Thursday, December 1, 2022

The Junco Jig


It’s that time again here in The Adirondacks, and mountain residents know all too well the confinement and extra chores that come with SNOW.  My Husband and I find a great deal of joy and contentment feeding and watching the birds, and there is no time like winter to observe the lives and behaviors of our friendly visiting birds.  One of the most entertaining winter birds is the dark eyed junco.  These little birds are the real snowbirds, unlike humans who are called snowbirds for fleeing the winter temps in search of warmer territory, these little birds arrive in the Northeast in time for snow fall and will fly northward once signs of spring appear. 

Juncos are very social and will gather in flocks that may have two dozen birds or more. A flock of juncos is called a chittering, flutter, crew, or host. Juncos will also join flocks with chickadees, sparrows, and kinglets.  Due to their similar coloring and size, the junco is sometimes confused with a chickadee but can be differentiated by several factors.  Once you identity the differences in each bird, you will immediately recognize who is who and their intriguing habits. 

Juncos are fluffy littles bundles of feathers, acquiring 30% more plumage during the winter months, giving them a robust appearance.  Juncos are sometimes overlooked due to the fact they’re plain looking ground feeders who really blend in with the dingy snowy landscape.  Earth toned plumage appears on birds who spend most of their time on the ground as it provides protection from predators.  Birds who are more colorful tend to live and feed higher up off the ground where they aren’t so vulnerable to cats and other dangers down low.   People are drawn to birds for their colorful appearances, but don’t let the lack of bright coloring of the dark-eyed junco fool you into thinking they’re any less interesting.

They prefer to eat from the ground or lower riding, flat feeders with roofs that keep the snow off from the seeds.  They can and will visit your hanging feeders, but you will find them on the ground more often than not, almost as though to pick up the scraps that have fallen from birds landing on the suspended feeders. While foraging for food in the snow, the junco performs a process called scratching or what we have named the Junco jig, in which they move their feet in tandem, forward then backward several times, uncovering seeds that may have been under the snow.  Some of their favorite food is -hulled sunflower seed, white millet, and cracked corn and dried meal worms are a most delicious and nutritionally packed treat. 

Juncos are songbirds and offer a natural orchestra outside your window, breaking the silence of winter. Juncos have a high, short chirp note that they often give in rapid succession when they fly and more slowly as they forage. A sharp but musical kew given by the dominant bird, appears to signal aggression and encourages other birds to move away.  Male dark-eyed juncos sing a musical chorus of 7-23 notes that lasts up to 2 seconds. Male and females alike also sing a much quieter song in a series of whistles, trills, and warbles.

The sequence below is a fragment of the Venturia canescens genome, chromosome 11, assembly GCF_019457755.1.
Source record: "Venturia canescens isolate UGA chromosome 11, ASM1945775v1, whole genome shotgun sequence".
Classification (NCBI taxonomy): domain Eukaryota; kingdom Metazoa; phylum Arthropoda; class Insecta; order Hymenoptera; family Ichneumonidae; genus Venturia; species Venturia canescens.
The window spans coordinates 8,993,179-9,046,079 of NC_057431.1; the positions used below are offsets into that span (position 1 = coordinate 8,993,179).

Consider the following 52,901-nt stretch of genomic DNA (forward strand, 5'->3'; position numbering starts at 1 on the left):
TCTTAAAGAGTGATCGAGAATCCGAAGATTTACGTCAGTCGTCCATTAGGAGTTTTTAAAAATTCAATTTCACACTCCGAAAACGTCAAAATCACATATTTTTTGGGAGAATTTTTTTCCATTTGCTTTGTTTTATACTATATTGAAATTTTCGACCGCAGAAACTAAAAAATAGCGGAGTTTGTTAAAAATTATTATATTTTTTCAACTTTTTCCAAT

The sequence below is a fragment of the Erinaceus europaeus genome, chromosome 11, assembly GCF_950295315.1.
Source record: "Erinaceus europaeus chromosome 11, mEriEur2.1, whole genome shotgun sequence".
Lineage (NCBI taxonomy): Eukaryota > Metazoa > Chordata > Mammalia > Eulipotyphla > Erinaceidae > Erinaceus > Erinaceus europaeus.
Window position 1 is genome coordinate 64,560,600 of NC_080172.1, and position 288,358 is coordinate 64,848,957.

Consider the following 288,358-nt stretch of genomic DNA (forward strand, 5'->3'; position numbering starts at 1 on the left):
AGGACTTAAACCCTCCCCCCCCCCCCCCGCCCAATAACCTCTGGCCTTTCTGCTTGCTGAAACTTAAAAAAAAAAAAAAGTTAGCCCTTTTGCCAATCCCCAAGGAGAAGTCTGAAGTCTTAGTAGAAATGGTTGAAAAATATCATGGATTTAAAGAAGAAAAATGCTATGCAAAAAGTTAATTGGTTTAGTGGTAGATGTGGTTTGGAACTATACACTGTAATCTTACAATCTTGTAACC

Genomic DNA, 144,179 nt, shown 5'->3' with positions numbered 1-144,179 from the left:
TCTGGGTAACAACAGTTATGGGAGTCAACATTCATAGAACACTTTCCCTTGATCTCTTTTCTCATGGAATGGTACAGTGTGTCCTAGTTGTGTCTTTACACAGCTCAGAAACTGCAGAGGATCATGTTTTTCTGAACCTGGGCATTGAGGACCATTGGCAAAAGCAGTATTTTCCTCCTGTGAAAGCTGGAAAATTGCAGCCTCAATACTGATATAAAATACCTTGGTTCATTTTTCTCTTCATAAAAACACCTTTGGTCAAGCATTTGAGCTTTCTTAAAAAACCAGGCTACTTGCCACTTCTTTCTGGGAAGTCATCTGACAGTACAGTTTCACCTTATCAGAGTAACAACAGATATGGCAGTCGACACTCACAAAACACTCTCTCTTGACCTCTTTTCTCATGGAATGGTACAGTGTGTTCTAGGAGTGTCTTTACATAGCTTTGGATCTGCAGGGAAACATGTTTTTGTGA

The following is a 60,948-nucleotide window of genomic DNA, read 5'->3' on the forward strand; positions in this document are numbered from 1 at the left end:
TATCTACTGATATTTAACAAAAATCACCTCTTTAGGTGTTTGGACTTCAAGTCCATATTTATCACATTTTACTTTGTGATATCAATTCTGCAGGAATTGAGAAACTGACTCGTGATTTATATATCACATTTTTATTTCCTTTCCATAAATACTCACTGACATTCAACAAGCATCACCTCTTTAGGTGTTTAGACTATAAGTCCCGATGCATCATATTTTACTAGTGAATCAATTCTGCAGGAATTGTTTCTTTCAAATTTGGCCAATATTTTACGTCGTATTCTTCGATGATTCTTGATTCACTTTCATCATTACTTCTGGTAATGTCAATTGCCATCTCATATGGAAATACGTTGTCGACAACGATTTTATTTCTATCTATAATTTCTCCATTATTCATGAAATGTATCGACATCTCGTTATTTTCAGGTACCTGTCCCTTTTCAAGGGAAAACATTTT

If you have had juncos visit you, they could be the very same birds year after year as these precious creatures live to be up to 11 years old, and are known to remember feeding sites throughout their lifetime.  If you want to make a bunch of cute, winged friends just cast some of their favorite treats onto the ground on clear days and observe them flocking in and make sure to watch for the Junco jig that they are sure to perform in front of your eyes. 

Photo courtesy of Jackie Woodcock

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Jackie Woodcock was born and lives in the Adirondack Mountains. She is an apiarist, lepidopterist, conservationist, teacher, writer, artist, and a co-owner of SkyLyfeADK. You can find her SkyLyfeADK on Instagram and Facebook.


3 Responses

  1. Nathan says:

    i love juncos, but my favorite ground feeder is the mourning dove and their cooing. but years of late the rapidly declining numbers of birds and varities is very alarming. from many hundreds of birds in the 70’s and 80’s to sometimes thousand plus at once, now a crowded bird feeder area is maybe 30-40 birds at a time on great day, but mostly 20 or less in a trickle. common birds in winter are often absent in last 5 years.
    i show grandkids pictures of driveway covered with a thousand birds plus, they are amazed that could be possible. sadly they may very well see empty feeders in their lifetime. i am trying a new idea and tearing up lawn and field areas and planting mixed wildflowers and bird seed growing to maybe increase some bird populations and more variety again.

    • Boreas says:


      While you are planting, don’t forget fruit-bearing shrubs and trees. Serviceberry, sumac, viburnum, and many other species can be very beneficial to birds and pollinators at various times of the year – not to mention beautiful when in bloom.

    • Renee says:

      Wow, that must have been quite a sight! I’m 45, so I can’t remember a larger bird population, as my family didn’t feed them when I was a child. What I do remember is how the windshield of the car would be absolutely covered in insect guts, and we’d have to scrub them off on a regular basis. That certainly doesn’t happen anymore. Less bugs = less food for birds? I’ve been focusing on planting as many native trees and shrubs as I can afford each spring, and especially the ones who sustain the largest amount of caterpillars for bird food. If you’ve not read any of Doug Tallamy’s books, I think you’d be really interested. He goes into this topic in depth and provides lots of good data and ideas for how we can change our yards for the benefit of native species.

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